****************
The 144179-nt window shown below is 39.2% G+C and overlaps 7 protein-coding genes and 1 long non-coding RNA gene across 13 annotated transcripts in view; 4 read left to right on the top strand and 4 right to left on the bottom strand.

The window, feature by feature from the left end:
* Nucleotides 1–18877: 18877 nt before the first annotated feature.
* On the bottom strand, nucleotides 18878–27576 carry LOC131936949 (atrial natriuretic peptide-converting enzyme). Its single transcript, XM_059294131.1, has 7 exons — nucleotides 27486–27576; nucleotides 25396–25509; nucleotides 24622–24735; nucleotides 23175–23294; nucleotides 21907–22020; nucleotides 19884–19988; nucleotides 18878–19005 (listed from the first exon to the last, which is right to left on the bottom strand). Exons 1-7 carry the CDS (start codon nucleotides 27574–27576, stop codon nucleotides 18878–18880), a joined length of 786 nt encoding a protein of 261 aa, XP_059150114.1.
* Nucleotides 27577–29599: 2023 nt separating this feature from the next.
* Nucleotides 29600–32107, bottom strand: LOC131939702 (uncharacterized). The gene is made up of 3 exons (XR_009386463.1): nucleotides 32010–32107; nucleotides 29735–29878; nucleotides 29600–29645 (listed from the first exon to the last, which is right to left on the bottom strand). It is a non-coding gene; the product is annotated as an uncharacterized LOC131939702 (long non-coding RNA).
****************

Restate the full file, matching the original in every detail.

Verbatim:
The 144179-nt window shown below is 39.2% G+C and overlaps 7 protein-coding genes and 1 long non-coding RNA gene across 13 annotated transcripts in view; 4 read left to right on the top strand and 4 right to left on the bottom strand.

The window, feature by feature from the left end:
* Nucleotides 1–18877: 18877 nt before the first annotated feature.
* On the bottom strand, nucleotides 18878–27576 carry LOC131936949 (atrial natriuretic peptide-converting enzyme). Its single transcript, XM_059294131.1, has 7 exons — nucleotides 27486–27576; nucleotides 25396–25509; nucleotides 24622–24735; nucleotides 23175–23294; nucleotides 21907–22020; nucleotides 19884–19988; nucleotides 18878–19005 (listed from the first exon to the last, which is right to left on the bottom strand). Exons 1-7 carry the CDS (start codon nucleotides 27574–27576, stop codon nucleotides 18878–18880), a joined length of 786 nt encoding a protein of 261 aa, XP_059150114.1.
* Nucleotides 27577–29599: 2023 nt separating this feature from the next.
* Nucleotides 29600–32107, bottom strand: LOC131939702 (uncharacterized). The gene is made up of 3 exons (XR_009386463.1): nucleotides 32010–32107; nucleotides 29735–29878; nucleotides 29600–29645 (listed from the first exon to the last, which is right to left on the bottom strand). It is a non-coding gene; the product is annotated as an uncharacterized LOC131939702 (long non-coding RNA).